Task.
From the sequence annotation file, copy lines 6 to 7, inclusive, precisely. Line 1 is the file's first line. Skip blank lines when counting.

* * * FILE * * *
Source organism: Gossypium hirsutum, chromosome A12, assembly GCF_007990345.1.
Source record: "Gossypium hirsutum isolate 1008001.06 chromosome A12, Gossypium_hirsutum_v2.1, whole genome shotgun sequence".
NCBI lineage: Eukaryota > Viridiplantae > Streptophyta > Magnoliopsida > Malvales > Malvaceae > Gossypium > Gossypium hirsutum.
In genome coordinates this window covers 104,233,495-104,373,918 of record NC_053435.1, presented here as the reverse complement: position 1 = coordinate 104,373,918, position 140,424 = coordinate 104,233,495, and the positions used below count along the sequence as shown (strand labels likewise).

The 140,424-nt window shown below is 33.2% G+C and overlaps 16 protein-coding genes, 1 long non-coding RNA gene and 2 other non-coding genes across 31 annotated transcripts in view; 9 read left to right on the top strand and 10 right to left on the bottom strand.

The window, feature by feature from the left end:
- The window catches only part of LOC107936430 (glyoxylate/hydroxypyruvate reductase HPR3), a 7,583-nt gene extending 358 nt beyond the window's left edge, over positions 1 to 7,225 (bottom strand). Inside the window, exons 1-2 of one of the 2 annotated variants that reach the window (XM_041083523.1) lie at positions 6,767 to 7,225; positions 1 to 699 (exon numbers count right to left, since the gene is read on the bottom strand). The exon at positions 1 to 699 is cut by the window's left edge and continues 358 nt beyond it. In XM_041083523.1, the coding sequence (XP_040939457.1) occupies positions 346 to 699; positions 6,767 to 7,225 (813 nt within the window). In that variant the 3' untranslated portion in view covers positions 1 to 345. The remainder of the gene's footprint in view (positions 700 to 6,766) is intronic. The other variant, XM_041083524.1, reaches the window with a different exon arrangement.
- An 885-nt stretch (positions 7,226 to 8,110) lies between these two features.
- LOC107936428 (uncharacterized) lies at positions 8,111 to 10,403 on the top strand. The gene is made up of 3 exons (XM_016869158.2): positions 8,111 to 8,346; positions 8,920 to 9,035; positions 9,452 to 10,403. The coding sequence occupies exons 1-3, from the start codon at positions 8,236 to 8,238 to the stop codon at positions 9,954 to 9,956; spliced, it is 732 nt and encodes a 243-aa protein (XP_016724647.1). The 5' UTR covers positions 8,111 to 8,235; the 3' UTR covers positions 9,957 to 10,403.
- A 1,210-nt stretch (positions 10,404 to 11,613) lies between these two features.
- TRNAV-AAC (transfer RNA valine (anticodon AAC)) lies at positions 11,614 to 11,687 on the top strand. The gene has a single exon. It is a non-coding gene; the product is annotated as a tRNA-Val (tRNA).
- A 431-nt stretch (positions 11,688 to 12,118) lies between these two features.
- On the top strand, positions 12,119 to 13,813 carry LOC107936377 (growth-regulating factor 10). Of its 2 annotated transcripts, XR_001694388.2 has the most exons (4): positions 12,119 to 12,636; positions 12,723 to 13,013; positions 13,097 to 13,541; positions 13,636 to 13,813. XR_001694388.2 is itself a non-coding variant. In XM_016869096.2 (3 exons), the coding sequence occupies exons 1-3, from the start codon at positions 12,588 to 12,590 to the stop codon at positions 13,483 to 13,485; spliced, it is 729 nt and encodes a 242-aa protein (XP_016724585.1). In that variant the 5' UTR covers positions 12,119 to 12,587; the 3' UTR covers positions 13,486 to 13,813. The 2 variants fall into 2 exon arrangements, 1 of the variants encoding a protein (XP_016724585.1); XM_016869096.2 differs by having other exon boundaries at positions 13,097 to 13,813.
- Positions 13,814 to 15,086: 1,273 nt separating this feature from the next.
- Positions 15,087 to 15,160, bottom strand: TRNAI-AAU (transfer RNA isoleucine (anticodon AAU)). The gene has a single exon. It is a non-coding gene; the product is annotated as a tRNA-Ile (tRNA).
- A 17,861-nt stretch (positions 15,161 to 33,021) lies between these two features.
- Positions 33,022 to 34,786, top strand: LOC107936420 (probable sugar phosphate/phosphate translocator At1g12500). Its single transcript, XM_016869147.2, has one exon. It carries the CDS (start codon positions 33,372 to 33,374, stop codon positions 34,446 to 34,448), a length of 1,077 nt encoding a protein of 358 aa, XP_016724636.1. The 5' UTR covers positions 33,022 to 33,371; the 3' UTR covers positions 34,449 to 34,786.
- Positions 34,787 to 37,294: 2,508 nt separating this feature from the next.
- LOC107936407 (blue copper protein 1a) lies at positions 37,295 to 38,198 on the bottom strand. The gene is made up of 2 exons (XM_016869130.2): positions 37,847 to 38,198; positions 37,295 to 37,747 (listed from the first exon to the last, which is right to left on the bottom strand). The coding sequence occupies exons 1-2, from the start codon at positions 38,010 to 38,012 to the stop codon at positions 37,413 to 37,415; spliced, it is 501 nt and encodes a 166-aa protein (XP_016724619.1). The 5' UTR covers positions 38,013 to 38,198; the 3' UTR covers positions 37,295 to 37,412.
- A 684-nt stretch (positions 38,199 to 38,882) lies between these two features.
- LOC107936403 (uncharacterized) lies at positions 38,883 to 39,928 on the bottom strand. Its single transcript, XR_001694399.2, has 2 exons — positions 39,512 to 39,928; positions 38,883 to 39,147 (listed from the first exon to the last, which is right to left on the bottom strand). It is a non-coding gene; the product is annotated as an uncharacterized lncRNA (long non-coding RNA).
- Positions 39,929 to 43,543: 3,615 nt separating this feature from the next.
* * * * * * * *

The window, feature by feature from the left end:
- The window catches only part of LOC107936430 (glyoxylate/hydroxypyruvate reductase HPR3), a 7,583-nt gene extending 358 nt beyond the window's left edge, over positions 1 to 7,225 (bottom strand). Inside the window, exons 1-2 of one of the 2 annotated variants that reach the window (XM_041083523.1) lie at positions 6,767 to 7,225; positions 1 to 699 (exon numbers count right to left, since the gene is read on the bottom strand). The exon at positions 1 to 699 is cut by the window's left edge and continues 358 nt beyond it. In XM_041083523.1, the coding sequence (XP_040939457.1) occupies positions 346 to 699; positions 6,767 to 7,225 (813 nt within the window). In that variant the 3' untranslated portion in view covers positions 1 to 345. The remainder of the gene's footprint in view (positions 700 to 6,766) is intronic. The other variant, XM_041083524.1, reaches the window with a different exon arrangement.